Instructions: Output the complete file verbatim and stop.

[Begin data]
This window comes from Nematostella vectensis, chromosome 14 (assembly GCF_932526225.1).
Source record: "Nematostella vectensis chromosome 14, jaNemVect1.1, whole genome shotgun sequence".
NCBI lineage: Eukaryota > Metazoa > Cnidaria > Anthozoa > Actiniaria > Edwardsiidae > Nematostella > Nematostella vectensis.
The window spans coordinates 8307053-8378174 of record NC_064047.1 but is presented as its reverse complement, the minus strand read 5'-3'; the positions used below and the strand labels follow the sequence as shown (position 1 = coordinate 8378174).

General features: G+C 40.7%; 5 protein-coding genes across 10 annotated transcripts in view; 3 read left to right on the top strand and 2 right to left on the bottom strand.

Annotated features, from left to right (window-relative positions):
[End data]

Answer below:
This window comes from Nematostella vectensis, chromosome 14 (assembly GCF_932526225.1).
Source record: "Nematostella vectensis chromosome 14, jaNemVect1.1, whole genome shotgun sequence".
NCBI lineage: Eukaryota > Metazoa > Cnidaria > Anthozoa > Actiniaria > Edwardsiidae > Nematostella > Nematostella vectensis.
The window spans coordinates 8307053-8378174 of record NC_064047.1 but is presented as its reverse complement, the minus strand read 5'-3'; the positions used below and the strand labels follow the sequence as shown (position 1 = coordinate 8378174).

General features: G+C 40.7%; 5 protein-coding genes across 10 annotated transcripts in view; 3 read left to right on the top strand and 2 right to left on the bottom strand.

Annotated features, from left to right (window-relative positions):